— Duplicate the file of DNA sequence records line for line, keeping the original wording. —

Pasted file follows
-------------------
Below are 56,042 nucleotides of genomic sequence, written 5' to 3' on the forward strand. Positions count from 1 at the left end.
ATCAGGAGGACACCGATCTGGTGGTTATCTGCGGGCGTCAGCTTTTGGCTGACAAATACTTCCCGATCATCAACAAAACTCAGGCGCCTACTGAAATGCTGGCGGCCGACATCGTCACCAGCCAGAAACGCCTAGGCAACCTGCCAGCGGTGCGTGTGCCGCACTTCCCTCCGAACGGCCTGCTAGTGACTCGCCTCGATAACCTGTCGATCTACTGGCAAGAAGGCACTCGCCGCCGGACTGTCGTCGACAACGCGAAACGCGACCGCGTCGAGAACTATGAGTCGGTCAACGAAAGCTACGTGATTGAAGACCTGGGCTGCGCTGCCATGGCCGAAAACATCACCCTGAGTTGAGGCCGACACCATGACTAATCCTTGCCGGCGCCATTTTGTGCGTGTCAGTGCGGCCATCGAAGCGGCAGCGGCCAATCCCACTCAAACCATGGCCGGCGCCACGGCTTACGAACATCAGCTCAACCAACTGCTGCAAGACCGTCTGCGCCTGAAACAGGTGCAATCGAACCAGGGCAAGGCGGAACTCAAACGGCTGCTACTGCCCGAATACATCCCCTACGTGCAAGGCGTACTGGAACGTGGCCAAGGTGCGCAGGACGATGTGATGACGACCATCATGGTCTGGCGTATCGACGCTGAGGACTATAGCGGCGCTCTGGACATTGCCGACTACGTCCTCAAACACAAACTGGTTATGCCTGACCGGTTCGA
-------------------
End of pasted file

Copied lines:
Below are 56,042 nucleotides of genomic sequence, written 5' to 3' on the forward strand. Positions count from 1 at the left end.
ATCAGGAGGACACCGATCTGGTGGTTATCTGCGGGCGTCAGCTTTTGGCTGACAAATACTTCCCGATCATCAACAAAACTCAGGCGCCTACTGAAATGCTGGCGGCCGACATCGTCACCAGCCAGAAACGCCTAGGCAACCTGCCAGCGGTGCGTGTGCCGCACTTCCCTCCGAACGGCCTGCTAGTGACTCGCCTCGATAACCTGTCGATCTACTGGCAAGAAGGCACTCGCCGCCGGACTGTCGTCGACAACGCGAAACGCGACCGCGTCGAGAACTATGAGTCGGTCAACGAAAGCTACGTGATTGAAGACCTGGGCTGCGCTGCCATGGCCGAAAACATCACCCTGAGTTGAGGCCGACACCATGACTAATCCTTGCCGGCGCCATTTTGTGCGTGTCAGTGCGGCCATCGAAGCGGCAGCGGCCAATCCCACTCAAACCATGGCCGGCGCCACGGCTTACGAACATCAGCTCAACCAACTGCTGCAAGACCGTCTGCGCCTGAAACAGGTGCAATCGAACCAGGGCAAGGCGGAACTCAAACGGCTGCTACTGCCCGAATACATCCCCTACGTGCAAGGCGTACTGGAACGTGGCCAAGGTGCGCAGGACGATGTGATGACGACCATCATGGTCTGGCGTATCGACGCTGAGGACTATAGCGGCGCTCTGGACATTGCCGACTACGTCCTCAAACACAAACTGGTTATGCCTGACCGGTTCGA